Lost in the Woods: Your Guide to Getting Out Alive

If you’ve ever wandered off the beaten path while on a nature hike, you may be familiar with that ball of dread that appears in your belly when you can’t immediately find your way back to the trail. When you look around and see only a wall of indistinguishable trees on all sides, it doesn’t take long for terror to set in. You also probably know that feeling of relief that washes over you when you finally get back on course.

But what if you didn’t? What if you never found your way back to the path? What then?

If you ever find yourself lost in the woods, here are some steps you can take to survive until you find your way back to safety.

Contact Anyone You Can

First things first. If you get lost in the woods, chances are you weren’t dropped there by helicopter. You strayed from your group. You walked too far away from the trail. What’s important, then, is that you act fast. Don’t let your pride keep you from yelling for help, making an embarrassed call to your friends, or even dialing 911. If you act fast, you can stop a crisis before it begins.

Keep an Eye on the Sky

Assuming that you are truly lost and there is no hope of getting out of this predicament immediately, let the time of day determine your next steps. If it’s early and cool, you have time to hike and look for a way out of the woods. Short of having a compass, you can use the position of the sun to tell you which direction you’re moving in. If it’s hot or getting near dark, start looking for a place to camp instead. You don’t want to wander aimlessly through the woods without light.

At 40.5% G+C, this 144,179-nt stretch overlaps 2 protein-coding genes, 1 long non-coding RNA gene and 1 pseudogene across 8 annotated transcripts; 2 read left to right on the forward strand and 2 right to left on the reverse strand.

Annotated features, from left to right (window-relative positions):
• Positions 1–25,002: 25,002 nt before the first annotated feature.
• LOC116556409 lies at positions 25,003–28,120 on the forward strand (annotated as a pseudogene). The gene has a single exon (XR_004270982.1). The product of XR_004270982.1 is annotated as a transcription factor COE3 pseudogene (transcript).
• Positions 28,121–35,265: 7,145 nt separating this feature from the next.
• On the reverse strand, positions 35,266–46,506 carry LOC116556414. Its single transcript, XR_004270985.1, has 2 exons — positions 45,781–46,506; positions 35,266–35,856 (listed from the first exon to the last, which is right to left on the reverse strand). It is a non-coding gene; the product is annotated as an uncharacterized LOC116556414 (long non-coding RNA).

Water is Your Top Priority

In the early hours, when you’re still trying to convince yourself that everything is going to be resolved quickly, you won’t want to confront long-term plans. That could prove to be a fatal delusion. You don’t want to wait until the cramps start before you start looking for water. Carefully ration out any water you have with you and begin looking intently for fresh sources. Boil any water you come across to avoid dangerous bacterial infections.

As with anything, your best tool in the face of adversity is preparation. Learn the difference between wild foods you can eat and those you cannot. Keep a survival kit with you whenever you go on even the shortest, safest nature hikes. Make a plan with your family or group about how to respond when someone gets lost. If nothing else, you’ll have peace of mind.